Back in March, Dallas Republicans elected Mark Montgomery to lead their county party. He took office in June, and according to its Facebook page, the party was excited to have the 67-year-old in charge. Montgomery took the party’s helm from Wade Emmert in an election that the Dallas Morning News called a “fluke” in which the “unknown” tea party activist won the election despite claiming that he spent less than $30 on his campaign.

This week, though, the paper announced that Montgomery would be resigning “with deep regret,” owing to “some recent changes in [his] personal life.” Those changes weren’t specified, so it’s unclear if they have anything to do with the fact that in the two months since Montgomery took office, the county party’s coffers have dropped from a heathy $30,000 to a shocking $180.

It’s similarly unclear what happened to the missing $29,820—at the moment, nobody has reported seeing Montgomery behind the wheel of a new F-150 or anything, but as the Dallas Morning News reports, Montgomery had a hard time raising money for the party, despite Emmert’s attempt to help him. But what’s not unclear is that this is a bad look for a Texas GOP whose statewide dominance accompanies serious questions about the people the party elects.

Montgomery won office in an election where most voters were focused on the race between Ted Cruz and Donald Trump—a primary election that drove a record number of Texans to the polls, but also involved a number of down-ballot races that received little to no coverage. It was hard not to form an opinion of Trump or Cruz in March, but getting the information necessary to determine if Montgomery was the best man for the job in Dallas County was a more difficult task.

It’s similar to what played out in Austin when the Travis County GOP made the surprising move of electing conspiracy theorist Robert Morrow (whose latest mass email blast to media last week declared “Notorious Germ phobe [sic] Donald Trump had 13 year old Jane Doe wear gloves for hand job”) to lead the party.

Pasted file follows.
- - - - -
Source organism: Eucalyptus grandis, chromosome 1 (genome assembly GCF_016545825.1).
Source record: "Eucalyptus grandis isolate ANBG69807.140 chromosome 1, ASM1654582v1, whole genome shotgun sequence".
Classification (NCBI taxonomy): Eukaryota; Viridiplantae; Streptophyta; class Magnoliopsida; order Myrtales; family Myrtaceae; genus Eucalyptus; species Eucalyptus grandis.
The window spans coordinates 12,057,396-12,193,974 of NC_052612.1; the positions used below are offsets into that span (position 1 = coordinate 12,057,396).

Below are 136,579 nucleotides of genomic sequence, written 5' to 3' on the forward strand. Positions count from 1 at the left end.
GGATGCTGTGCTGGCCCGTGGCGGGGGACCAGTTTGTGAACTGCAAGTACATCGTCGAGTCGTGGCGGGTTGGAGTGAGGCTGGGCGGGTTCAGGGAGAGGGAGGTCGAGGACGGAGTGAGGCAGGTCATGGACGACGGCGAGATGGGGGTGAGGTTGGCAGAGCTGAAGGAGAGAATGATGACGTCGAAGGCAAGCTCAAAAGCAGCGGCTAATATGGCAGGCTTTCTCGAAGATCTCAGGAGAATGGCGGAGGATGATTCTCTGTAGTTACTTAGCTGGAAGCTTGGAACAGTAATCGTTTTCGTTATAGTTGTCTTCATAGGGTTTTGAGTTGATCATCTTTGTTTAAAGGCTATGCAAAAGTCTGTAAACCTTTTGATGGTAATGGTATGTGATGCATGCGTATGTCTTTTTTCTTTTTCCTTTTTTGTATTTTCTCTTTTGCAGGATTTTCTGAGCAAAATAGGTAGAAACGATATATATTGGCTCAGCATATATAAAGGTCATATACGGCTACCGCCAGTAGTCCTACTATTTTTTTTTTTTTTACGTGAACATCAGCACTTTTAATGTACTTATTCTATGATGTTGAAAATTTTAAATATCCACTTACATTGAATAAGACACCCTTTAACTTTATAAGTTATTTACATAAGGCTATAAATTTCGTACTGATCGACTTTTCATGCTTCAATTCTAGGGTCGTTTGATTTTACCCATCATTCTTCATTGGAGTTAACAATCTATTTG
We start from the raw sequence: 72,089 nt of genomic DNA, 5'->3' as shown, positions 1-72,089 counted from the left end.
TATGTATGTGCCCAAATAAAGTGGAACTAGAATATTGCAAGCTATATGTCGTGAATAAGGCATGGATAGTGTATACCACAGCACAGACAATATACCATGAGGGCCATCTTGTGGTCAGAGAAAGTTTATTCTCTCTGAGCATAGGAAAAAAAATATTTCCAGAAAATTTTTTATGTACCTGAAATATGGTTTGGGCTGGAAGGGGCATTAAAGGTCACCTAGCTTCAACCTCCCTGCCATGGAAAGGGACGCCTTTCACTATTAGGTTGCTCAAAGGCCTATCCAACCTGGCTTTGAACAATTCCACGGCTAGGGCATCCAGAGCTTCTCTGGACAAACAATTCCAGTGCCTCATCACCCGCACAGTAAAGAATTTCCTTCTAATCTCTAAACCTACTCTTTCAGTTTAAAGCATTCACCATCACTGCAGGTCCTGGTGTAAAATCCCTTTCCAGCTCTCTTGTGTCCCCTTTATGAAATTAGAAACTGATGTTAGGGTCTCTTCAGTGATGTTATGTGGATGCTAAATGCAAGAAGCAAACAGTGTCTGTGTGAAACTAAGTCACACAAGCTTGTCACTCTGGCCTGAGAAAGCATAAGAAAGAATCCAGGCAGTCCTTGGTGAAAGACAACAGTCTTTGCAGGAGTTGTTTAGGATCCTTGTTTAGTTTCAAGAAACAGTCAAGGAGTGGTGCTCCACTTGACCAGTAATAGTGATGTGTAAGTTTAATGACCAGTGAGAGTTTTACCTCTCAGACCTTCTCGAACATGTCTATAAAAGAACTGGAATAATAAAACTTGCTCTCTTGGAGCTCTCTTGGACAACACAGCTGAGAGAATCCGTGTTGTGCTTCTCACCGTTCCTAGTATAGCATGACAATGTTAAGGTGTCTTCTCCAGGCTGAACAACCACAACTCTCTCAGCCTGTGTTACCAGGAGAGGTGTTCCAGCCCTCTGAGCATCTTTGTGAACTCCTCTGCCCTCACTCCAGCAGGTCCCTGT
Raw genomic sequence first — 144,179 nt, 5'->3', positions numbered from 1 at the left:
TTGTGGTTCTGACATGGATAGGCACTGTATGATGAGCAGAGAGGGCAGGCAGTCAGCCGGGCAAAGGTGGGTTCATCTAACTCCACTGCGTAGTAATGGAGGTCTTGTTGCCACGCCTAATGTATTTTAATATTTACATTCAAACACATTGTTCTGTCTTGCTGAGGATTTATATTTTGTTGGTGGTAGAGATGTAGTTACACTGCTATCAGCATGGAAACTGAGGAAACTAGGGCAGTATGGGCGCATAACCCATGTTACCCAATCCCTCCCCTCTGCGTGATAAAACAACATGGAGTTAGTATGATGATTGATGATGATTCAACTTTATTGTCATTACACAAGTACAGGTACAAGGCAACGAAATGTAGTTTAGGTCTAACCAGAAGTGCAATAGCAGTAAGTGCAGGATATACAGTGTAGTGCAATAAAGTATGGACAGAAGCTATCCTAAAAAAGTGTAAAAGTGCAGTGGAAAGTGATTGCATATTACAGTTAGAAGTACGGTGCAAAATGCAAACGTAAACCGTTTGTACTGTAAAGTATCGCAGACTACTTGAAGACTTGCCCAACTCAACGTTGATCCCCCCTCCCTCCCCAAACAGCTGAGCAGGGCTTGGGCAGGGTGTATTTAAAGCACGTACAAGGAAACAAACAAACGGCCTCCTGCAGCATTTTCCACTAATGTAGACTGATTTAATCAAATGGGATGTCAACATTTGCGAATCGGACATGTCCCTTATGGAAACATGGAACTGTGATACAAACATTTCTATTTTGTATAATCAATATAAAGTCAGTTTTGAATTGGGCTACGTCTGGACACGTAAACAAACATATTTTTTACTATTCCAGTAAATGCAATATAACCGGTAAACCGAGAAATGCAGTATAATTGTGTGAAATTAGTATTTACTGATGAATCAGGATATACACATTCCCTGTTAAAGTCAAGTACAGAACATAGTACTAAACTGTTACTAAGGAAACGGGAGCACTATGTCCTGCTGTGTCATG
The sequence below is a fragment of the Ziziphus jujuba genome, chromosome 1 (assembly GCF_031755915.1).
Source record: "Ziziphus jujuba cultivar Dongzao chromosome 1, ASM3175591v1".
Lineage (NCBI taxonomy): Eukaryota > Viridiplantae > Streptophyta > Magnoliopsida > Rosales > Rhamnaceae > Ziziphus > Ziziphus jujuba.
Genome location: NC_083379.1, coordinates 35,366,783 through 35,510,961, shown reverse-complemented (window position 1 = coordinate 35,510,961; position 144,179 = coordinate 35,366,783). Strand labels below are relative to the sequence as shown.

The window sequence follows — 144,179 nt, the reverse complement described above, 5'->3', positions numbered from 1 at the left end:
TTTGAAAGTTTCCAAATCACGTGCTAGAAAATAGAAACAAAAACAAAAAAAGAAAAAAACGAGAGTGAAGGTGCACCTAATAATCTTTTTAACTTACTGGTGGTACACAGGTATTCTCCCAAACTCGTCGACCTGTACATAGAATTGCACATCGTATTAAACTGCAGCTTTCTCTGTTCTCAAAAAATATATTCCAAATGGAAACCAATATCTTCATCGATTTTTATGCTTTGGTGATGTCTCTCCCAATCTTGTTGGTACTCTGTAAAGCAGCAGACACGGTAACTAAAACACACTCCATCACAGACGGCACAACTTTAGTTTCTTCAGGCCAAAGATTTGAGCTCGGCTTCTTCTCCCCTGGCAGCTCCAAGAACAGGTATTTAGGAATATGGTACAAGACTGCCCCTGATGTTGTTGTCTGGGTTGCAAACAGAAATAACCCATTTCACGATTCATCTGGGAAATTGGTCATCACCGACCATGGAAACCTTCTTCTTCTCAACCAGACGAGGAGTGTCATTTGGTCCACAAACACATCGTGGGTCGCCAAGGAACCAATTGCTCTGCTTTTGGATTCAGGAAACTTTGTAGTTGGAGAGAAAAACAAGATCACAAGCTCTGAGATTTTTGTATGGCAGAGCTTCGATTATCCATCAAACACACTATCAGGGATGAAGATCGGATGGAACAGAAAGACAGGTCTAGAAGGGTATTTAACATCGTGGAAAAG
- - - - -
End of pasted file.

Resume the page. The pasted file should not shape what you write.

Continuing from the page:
Morrow is an oddball, but he knows it. He wore a jester’s cap to his first official party meeting, and his history of sending out conspiratorially minded emails to seemingly everyone in Texas media made it easy for established Republican leaders to identify that, will of the voters or no, they wanted Morrow’s authority to be limited when he actually took office. (For his part, Morrow told the Texas Tribune to “tell them they can go f— themselves” in response.)

Travis County Republicans were able to limit Morrow’s power before he took office. The responsibilities of the county chair were largely moved to the newly created role of executive vice chair, and a steering committee was created to ensure that Morrow would be unable to take action without their approval. But perhaps more significant—at least in light of what happened to the bank account of the Dallas County GOP—was the formation of the Friends of the Travis County Republican Party, which was given full control over the party’s finances, email, and voter data.

At the time that Montgomery was elected, observers noted that his win was a surprise, but not quite in the same way that Morrow’s was. Morning News columnist Gromer Jeffers Jr. wrote that though Montgomery’s victory over Emmert was unexpected, it “should not be classified as a nut case winning office,” and that “Montgomery, a tea party activist, could end up being a terrific leader. We’ll have to see.”